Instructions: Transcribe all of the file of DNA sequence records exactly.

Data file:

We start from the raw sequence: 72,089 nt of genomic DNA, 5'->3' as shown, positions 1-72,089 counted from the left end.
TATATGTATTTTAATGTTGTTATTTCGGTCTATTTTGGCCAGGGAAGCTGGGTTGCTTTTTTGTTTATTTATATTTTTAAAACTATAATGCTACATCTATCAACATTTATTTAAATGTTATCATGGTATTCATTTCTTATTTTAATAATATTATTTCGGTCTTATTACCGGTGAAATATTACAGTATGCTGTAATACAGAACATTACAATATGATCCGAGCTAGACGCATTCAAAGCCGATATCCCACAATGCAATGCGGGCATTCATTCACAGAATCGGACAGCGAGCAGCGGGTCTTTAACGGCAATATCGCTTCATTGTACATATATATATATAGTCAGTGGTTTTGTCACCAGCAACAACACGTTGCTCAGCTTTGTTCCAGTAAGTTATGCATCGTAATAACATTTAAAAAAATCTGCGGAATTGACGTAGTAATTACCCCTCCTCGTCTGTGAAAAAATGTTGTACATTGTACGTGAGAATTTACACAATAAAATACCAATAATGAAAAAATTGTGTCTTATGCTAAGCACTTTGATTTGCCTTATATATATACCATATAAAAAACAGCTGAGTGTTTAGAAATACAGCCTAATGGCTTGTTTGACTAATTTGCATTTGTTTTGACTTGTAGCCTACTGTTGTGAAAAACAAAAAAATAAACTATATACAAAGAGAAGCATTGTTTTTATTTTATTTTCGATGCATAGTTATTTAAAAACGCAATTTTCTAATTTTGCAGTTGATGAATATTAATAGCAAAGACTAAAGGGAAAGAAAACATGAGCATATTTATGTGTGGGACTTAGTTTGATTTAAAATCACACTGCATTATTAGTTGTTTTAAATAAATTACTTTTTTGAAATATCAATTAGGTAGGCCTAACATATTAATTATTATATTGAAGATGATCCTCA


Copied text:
We start from the raw sequence: 72,089 nt of genomic DNA, 5'->3' as shown, positions 1-72,089 counted from the left end.
TATATGTATTTTAATGTTGTTATTTCGGTCTATTTTGGCCAGGGAAGCTGGGTTGCTTTTTTGTTTATTTATATTTTTAAAACTATAATGCTACATCTATCAACATTTATTTAAATGTTATCATGGTATTCATTTCTTATTTTAATAATATTATTTCGGTCTTATTACCGGTGAAATATTACAGTATGCTGTAATACAGAACATTACAATATGATCCGAGCTAGACGCATTCAAAGCCGATATCCCACAATGCAATGCGGGCATTCATTCACAGAATCGGACAGCGAGCAGCGGGTCTTTAACGGCAATATCGCTTCATTGTACATATATATATATAGTCAGTGGTTTTGTCACCAGCAACAACACGTTGCTCAGCTTTGTTCCAGTAAGTTATGCATCGTAATAACATTTAAAAAAATCTGCGGAATTGACGTAGTAATTACCCCTCCTCGTCTGTGAAAAAATGTTGTACATTGTACGTGAGAATTTACACAATAAAATACCAATAATGAAAAAATTGTGTCTTATGCTAAGCACTTTGATTTGCCTTATATATATACCATATAAAAAACAGCTGAGTGTTTAGAAATACAGCCTAATGGCTTGTTTGACTAATTTGCATTTGTTTTGACTTGTAGCCTACTGTTGTGAAAAACAAAAAAATAAACTATATACAAAGAGAAGCATTGTTTTTATTTTATTTTCGATGCATAGTTATTTAAAAACGCAATTTTCTAATTTTGCAGTTGATGAATATTAATAGCAAAGACTAAAGGGAAAGAAAACATGAGCATATTTATGTGTGGGACTTAGTTTGATTTAAAATCACACTGCATTATTAGTTGTTTTAAATAAATTACTTTTTTGAAATATCAATTAGGTAGGCCTAACATATTAATTATTATATTGAAGATGATCCTCA